*  What does the book remind you of?
    *  What do you know about the book's topic?
    *  Does this book remind you of another book?

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Strategy: Questioning

Through the use of questioning, students understand the text on a deeper level because questions clarify confusion and stimulate further interest in a topic.

Purpose of the strategy:

Through questioning, students are able to wonder about content and concepts before, during, and after reading by:

    *  constructing meaning
    *  enhancing meaning
    *  finding answers
    *  solving problems
    *  finding specific information
    *  acquiring a body of information
    *  discovering new information
    *  propelling research efforts
    *  clarifying confusion
    (  Strategies That Work, 2000, p. 22)

How to help your child use this strategy: 

*  Model questioning in your own rereading
*  Ask I wonder...questions (open-ended
*  Ask your child to come up with questions before reading
*  Keep track of questions
*  Stop and predict what will happen next
*  Discuss what questions you still have after reading

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Strategy: Visualizing

Students create mind pictures and visualizations when they read.

Purpose of the strategy:

The reader uses the text material and their own prior knowledge to create their own mind pictures of what is happening in the text.

How to help your child use this strategy: 

To help your child visualize while reading, try the following:
* Share wordless picture books with your child-have your child tell the story
* Make frequent stops while reading aloud to describe the pictures in your mind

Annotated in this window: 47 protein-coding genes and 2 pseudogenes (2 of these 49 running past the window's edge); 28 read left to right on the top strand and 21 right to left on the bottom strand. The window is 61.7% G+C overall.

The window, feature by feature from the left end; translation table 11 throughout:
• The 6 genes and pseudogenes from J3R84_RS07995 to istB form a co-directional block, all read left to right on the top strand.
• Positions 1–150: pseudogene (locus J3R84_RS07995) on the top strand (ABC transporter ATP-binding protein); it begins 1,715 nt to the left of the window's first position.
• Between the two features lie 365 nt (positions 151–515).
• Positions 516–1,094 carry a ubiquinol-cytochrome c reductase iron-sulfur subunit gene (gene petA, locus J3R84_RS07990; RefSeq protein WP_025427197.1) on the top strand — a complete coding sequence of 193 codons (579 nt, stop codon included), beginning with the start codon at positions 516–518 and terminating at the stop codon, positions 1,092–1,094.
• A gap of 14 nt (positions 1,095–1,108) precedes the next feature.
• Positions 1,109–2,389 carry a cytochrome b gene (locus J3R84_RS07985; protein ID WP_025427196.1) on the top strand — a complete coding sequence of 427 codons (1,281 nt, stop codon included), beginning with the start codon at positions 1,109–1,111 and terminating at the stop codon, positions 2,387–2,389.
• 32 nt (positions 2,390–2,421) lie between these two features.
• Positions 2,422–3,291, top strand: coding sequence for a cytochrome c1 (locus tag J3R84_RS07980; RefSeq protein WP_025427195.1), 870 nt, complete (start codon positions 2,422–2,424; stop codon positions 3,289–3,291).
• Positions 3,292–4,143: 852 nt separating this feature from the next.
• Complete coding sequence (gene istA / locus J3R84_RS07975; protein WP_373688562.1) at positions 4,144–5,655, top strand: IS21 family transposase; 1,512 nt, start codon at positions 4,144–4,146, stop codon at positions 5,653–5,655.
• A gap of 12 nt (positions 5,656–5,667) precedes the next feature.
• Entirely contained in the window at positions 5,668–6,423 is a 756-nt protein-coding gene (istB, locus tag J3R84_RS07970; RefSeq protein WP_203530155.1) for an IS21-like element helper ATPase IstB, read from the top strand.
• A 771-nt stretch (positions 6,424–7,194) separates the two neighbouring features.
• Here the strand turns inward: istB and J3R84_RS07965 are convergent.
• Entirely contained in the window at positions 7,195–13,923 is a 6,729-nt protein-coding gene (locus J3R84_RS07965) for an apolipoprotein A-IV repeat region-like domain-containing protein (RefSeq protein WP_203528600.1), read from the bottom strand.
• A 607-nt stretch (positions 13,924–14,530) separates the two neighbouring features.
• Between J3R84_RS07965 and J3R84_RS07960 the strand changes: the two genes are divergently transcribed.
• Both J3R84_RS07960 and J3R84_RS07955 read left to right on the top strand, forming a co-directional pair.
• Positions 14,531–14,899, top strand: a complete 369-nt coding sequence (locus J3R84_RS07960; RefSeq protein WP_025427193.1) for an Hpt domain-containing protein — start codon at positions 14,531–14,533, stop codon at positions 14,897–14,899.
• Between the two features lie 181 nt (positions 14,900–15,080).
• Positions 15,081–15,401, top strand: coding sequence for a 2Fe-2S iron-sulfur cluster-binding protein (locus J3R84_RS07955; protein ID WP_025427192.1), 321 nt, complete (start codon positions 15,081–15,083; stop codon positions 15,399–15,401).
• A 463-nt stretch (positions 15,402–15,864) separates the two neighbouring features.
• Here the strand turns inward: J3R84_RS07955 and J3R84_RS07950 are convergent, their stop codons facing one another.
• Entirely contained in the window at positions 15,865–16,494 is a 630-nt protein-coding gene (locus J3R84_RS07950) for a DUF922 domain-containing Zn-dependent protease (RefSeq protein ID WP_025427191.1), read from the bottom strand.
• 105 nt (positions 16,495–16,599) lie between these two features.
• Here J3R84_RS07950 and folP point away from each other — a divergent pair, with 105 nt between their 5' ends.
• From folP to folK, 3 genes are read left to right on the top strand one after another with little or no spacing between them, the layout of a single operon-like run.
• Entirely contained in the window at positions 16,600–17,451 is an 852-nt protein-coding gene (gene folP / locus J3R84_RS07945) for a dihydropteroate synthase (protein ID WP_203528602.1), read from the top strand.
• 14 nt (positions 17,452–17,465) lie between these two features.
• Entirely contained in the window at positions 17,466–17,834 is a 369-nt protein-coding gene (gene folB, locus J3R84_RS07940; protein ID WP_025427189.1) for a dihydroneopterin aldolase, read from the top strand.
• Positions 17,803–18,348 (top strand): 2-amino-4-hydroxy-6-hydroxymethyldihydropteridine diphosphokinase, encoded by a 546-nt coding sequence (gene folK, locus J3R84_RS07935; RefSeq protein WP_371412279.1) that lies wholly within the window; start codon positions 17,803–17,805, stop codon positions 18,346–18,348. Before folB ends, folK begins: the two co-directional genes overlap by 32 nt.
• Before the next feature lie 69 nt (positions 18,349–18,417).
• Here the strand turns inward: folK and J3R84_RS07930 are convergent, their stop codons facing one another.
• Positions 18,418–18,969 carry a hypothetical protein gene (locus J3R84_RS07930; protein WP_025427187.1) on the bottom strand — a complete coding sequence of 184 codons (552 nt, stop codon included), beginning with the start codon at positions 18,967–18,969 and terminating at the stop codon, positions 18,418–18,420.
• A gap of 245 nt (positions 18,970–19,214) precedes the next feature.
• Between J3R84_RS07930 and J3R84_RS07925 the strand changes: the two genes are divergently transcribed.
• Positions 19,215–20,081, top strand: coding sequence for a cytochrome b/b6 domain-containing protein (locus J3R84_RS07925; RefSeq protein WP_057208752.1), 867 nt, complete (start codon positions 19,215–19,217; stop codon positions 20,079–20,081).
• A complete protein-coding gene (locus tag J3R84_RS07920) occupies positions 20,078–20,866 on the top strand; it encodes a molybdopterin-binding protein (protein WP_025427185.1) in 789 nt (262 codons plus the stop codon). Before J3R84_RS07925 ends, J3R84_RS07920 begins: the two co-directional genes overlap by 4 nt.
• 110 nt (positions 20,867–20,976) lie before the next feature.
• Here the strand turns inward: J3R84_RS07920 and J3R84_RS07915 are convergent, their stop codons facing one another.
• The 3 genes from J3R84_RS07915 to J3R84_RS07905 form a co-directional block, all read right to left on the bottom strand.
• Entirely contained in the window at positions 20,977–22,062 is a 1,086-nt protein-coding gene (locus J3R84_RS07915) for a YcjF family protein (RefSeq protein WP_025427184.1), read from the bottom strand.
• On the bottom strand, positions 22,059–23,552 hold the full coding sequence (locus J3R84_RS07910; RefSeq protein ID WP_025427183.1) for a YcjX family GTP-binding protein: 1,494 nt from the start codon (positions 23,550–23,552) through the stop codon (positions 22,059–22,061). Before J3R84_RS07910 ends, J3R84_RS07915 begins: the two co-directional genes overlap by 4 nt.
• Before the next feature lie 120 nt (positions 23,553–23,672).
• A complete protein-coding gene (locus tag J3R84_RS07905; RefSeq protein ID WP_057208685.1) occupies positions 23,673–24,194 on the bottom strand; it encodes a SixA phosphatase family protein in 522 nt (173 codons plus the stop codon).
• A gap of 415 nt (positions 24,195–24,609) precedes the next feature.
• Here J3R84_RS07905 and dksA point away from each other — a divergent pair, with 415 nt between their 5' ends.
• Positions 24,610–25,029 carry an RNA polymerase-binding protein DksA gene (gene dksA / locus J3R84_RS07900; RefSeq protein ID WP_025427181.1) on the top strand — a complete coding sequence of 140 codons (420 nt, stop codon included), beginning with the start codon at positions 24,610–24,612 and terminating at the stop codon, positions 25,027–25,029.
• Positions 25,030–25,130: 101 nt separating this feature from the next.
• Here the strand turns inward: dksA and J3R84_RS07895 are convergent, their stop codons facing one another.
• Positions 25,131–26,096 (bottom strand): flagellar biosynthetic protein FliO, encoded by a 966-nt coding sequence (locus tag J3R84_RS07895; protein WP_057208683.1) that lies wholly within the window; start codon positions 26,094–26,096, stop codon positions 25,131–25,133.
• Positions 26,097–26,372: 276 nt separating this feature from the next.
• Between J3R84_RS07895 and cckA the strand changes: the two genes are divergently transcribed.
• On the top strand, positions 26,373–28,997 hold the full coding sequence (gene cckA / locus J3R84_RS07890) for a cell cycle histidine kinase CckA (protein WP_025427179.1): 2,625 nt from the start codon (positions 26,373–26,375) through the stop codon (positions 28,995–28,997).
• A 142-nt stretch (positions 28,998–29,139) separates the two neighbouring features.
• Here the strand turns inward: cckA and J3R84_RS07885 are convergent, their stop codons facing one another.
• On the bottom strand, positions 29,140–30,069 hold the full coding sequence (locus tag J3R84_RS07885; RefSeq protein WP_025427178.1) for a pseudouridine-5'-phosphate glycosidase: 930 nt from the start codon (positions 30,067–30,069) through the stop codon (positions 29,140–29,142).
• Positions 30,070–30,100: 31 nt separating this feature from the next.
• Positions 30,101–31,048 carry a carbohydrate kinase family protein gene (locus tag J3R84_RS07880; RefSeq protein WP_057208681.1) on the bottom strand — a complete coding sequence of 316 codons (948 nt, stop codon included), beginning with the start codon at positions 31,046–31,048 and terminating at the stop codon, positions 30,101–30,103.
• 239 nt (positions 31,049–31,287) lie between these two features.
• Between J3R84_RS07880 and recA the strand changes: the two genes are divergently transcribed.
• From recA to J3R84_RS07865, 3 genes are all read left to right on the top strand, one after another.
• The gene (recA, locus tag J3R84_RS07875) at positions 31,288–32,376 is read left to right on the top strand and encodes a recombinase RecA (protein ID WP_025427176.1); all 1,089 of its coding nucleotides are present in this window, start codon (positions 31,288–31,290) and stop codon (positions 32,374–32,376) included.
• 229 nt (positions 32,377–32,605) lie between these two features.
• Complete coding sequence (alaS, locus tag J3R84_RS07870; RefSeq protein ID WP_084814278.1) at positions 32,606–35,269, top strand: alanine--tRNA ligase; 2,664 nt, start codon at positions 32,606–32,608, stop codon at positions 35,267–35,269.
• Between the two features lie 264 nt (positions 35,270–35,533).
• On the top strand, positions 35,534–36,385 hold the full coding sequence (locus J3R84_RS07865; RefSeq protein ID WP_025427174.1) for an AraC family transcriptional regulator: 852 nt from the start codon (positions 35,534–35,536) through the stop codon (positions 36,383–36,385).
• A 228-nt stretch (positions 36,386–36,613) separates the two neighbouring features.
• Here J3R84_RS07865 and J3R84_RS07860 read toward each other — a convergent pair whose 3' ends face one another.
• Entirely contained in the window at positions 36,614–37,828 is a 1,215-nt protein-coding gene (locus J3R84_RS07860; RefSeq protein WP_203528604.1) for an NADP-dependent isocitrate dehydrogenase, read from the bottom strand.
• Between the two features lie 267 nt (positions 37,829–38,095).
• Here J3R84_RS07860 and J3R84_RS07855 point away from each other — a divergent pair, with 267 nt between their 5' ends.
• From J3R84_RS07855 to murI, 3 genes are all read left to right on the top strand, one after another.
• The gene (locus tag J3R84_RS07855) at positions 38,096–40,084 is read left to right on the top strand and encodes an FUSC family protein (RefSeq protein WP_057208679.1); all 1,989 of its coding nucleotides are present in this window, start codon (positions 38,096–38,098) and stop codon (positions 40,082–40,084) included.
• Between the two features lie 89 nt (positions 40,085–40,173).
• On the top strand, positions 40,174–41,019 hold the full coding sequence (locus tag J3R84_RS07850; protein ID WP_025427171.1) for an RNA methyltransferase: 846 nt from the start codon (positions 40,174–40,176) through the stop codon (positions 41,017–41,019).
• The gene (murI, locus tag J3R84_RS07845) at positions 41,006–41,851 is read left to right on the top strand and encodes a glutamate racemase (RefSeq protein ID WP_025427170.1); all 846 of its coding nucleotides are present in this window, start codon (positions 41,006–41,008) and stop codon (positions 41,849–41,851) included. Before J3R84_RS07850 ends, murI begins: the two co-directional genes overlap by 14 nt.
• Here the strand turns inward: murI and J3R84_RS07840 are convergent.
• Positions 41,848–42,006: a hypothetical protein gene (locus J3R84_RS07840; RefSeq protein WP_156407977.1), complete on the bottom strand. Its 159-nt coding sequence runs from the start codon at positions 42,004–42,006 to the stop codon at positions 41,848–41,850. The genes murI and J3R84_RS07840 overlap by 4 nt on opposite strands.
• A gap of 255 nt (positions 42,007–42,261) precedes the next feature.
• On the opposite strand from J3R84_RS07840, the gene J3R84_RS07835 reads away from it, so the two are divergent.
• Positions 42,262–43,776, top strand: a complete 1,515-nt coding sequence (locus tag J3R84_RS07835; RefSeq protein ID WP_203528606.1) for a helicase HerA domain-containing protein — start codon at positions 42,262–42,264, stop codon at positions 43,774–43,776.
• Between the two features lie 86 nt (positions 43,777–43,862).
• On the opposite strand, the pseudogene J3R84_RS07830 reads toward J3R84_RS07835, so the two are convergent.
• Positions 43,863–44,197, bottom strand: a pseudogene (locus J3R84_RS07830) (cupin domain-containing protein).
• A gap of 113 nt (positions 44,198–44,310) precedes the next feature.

* After reading time at home, have your child draw what they see in their mind.

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Strategy: Inferring

Students make inferences about text they are reading to interpret meaning and develop a deeper understanding.

Purpose of the strategy:

Readers comprehend better when they make connections and construct their own knowledge (using prior experiences, visualizing, predicting and synthesizing) to interpret the "big idea." It is like a mental dialogue between the author and the student.

How to help your child use this strategy: 

Ask them:

    * How did you know that?
    * Why did you think that would happen?
    * Look at the cover and pictures and then make a prediction.
    * Discuss the plot and theme. What do you think this story is about?
    * How do you think the character feels? Does it remind you of anything?
    * These ideas are really a discussion to have with your child emphasizing one or two of the above ideas.

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Strategy: Determining Importance

When students are reading non-fiction, they have to decide and remember what is important from the material they read.

Purpose of the strategy:

To teach students to discriminate the "must know" information from the less important details in a text.

How to help your child use this strategy: 

* Initiate discussion before reading by asking what your child knows about the topic and what they would like to learn.
* After reading, discuss what important information they have learned.
* While reading, help your child look for clues in the text to determine importance.  Pay attention to:
    * first and last lines of paragraphs
    * titles/headings/captions
    * framed text/fonts/illustrations
    * italics/bold faced print

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Strategy: Synthesizing

Students weave together what they read and their own ideas into new, complete thoughts.

Purpose of the strategy:

Readers comprehend better when they sift through information to make sense of it and act upon it, such as judging or evaluating the author's purpose to form a new idea, opinion, or perspective.  This is the highest and most complex forms of comprehension.

How to help your child use this strategy: 

* Use questioning strategies such as, "How has your thinking changed from reading that piece?
* Discuss current events with an emphasis on judgments and opinions.
* Ask questions with no clear answers.